TAMPA — The potential ballpark site has been identified. Business leaders are on board. More financing options may be available to cover the estimated $700 million stadium sticker price than in previous failed attempts to find what Tampa Bay Rays officials have referred to as a generational home for the team.
But what if it all falls apart again — as it did in 2008 and 2018 — and the Rays leave?
Tampa Mayor Jane Castor, a key figure in the negotiations for a new ballpark on the western edge of Ybor City, said a Rays departure won’t be a death blow for her city or the region, but a Major League Baseball exit from Tampa Bay shouldn’t be taken lightly.
“We would continue to grow without a doubt. I mean it wouldn’t bring the region to its knees. But we are a large urban city growing each and every day. And so we should be adding assets to our community rather than them being taken away by other municipalities or countries,” Castor told the Tampa Bay Times in an interview Wednesday.
A Rays exit from Tampa Bay — the team has played in St. Petersburg since its first game in 1998 — wouldn’t affect the “total package” she said is offered by Florida’s third-largest city: culture, business opportunity and quality of life.
“It wouldn’t affect our momentum at all. We still have businesses coming here. I haven’t talked to any business or any organization that moved to Tampa because of Major League Baseball,” she said.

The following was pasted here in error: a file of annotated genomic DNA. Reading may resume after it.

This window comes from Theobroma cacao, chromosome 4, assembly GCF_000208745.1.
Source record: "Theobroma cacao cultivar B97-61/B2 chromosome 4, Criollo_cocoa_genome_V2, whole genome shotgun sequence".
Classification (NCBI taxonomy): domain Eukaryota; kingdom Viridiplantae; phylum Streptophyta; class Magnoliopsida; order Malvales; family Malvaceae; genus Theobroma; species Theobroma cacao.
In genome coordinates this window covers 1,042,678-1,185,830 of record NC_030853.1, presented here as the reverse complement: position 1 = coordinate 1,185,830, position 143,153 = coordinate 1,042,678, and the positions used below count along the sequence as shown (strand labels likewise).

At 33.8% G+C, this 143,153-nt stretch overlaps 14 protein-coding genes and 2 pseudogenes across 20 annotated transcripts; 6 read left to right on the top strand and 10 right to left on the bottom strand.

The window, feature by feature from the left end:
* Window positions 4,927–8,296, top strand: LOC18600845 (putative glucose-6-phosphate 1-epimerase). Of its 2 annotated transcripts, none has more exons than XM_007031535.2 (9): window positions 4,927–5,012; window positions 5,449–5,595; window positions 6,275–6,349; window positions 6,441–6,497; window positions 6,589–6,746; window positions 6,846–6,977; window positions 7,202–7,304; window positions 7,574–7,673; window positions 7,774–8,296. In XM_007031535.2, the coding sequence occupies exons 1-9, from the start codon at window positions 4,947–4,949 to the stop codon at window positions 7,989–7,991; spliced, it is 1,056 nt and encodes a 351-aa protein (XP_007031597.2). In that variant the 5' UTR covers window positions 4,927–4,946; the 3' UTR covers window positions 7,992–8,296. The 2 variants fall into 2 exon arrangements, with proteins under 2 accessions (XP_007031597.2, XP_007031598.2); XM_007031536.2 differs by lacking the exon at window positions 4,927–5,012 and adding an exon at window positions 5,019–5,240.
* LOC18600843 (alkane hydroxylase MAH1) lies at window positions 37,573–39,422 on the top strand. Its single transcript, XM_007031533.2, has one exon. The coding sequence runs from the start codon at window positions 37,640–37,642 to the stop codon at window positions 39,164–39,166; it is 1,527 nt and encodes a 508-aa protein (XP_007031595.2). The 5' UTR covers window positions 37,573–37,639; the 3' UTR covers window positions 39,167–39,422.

Still, Castor said, the loss of a professional sports team wouldn’t be a desirable outcome for Tampa Bay.
“It would be a blow for us, for a city, a region as large as ours that is on an incredible trajectory, to lose a major league sporting franchise,” Castor said. “We’re going to do everything we can to keep that from happening.”
Castor said a recent letter to the Times, signed by more than three dozen area executives supporting the split-season concept and the Ybor City site, is “a step in the right direction.”
And the crafting of a financial package for public money for the stadium is progressing and should be ready by spring, the mayor said.
The Rays have publicly said they will pay half of the $700 million estimated cost for an open-air part-time ballpark. The mayor won’t commit to a public contribution.
“I’m not going to put a dollar amount on it. I’ve stated all along that the community’s appetite to pay for a stadium has left the train station,” she said.
Nor did she come out in support of the split season concept in which the team would head north to Montreal in early summer to play out the rest of the regular season. She repeated her belief that it’s up to the Rays to ensure that the idea is “a viable business model and they are 100 percent behind it.”
Castor did hint at new financing options that may lessen the burden on taxpayers (she’s long ruled out using any city general fund money), but kept mum on specifics.
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“There are so many different avenues that can be traveled that I don’t want to get ahead of the process,” she said.